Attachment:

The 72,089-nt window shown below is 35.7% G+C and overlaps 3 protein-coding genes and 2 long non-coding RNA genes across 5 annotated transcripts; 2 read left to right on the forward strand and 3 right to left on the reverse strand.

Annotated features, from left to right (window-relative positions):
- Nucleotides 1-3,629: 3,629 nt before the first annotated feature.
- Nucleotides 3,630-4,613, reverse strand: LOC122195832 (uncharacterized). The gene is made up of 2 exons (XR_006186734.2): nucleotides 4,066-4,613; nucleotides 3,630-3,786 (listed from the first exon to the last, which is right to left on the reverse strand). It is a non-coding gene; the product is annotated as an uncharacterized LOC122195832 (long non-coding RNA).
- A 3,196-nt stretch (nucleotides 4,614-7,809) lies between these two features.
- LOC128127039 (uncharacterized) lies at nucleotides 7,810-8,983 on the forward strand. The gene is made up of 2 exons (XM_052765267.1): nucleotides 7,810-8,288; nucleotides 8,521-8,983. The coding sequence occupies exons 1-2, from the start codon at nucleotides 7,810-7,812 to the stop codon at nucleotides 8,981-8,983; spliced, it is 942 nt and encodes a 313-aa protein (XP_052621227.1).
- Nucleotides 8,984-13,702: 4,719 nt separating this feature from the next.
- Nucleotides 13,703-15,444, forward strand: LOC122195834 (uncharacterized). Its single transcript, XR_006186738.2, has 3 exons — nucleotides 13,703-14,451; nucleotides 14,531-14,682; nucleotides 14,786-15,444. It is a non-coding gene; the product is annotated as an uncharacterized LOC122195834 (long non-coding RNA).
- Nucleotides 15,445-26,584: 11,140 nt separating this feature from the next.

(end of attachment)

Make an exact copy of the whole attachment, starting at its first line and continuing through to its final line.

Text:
The 72,089-nt window shown below is 35.7% G+C and overlaps 3 protein-coding genes and 2 long non-coding RNA genes across 5 annotated transcripts; 2 read left to right on the forward strand and 3 right to left on the reverse strand.

Annotated features, from left to right (window-relative positions):
- Nucleotides 1-3,629: 3,629 nt before the first annotated feature.
- Nucleotides 3,630-4,613, reverse strand: LOC122195832 (uncharacterized). The gene is made up of 2 exons (XR_006186734.2): nucleotides 4,066-4,613; nucleotides 3,630-3,786 (listed from the first exon to the last, which is right to left on the reverse strand). It is a non-coding gene; the product is annotated as an uncharacterized LOC122195832 (long non-coding RNA).
- A 3,196-nt stretch (nucleotides 4,614-7,809) lies between these two features.
- LOC128127039 (uncharacterized) lies at nucleotides 7,810-8,983 on the forward strand. The gene is made up of 2 exons (XM_052765267.1): nucleotides 7,810-8,288; nucleotides 8,521-8,983. The coding sequence occupies exons 1-2, from the start codon at nucleotides 7,810-7,812 to the stop codon at nucleotides 8,981-8,983; spliced, it is 942 nt and encodes a 313-aa protein (XP_052621227.1).
- Nucleotides 8,984-13,702: 4,719 nt separating this feature from the next.
- Nucleotides 13,703-15,444, forward strand: LOC122195834 (uncharacterized). Its single transcript, XR_006186738.2, has 3 exons — nucleotides 13,703-14,451; nucleotides 14,531-14,682; nucleotides 14,786-15,444. It is a non-coding gene; the product is annotated as an uncharacterized LOC122195834 (long non-coding RNA).
- Nucleotides 15,445-26,584: 11,140 nt separating this feature from the next.